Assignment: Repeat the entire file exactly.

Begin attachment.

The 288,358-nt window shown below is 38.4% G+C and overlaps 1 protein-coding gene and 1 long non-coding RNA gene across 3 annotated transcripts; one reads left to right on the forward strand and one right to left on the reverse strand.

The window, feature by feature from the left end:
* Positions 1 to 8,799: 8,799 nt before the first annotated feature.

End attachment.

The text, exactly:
The 288,358-nt window shown below is 38.4% G+C and overlaps 1 protein-coding gene and 1 long non-coding RNA gene across 3 annotated transcripts; one reads left to right on the forward strand and one right to left on the reverse strand.

The window, feature by feature from the left end:
* Positions 1 to 8,799: 8,799 nt before the first annotated feature.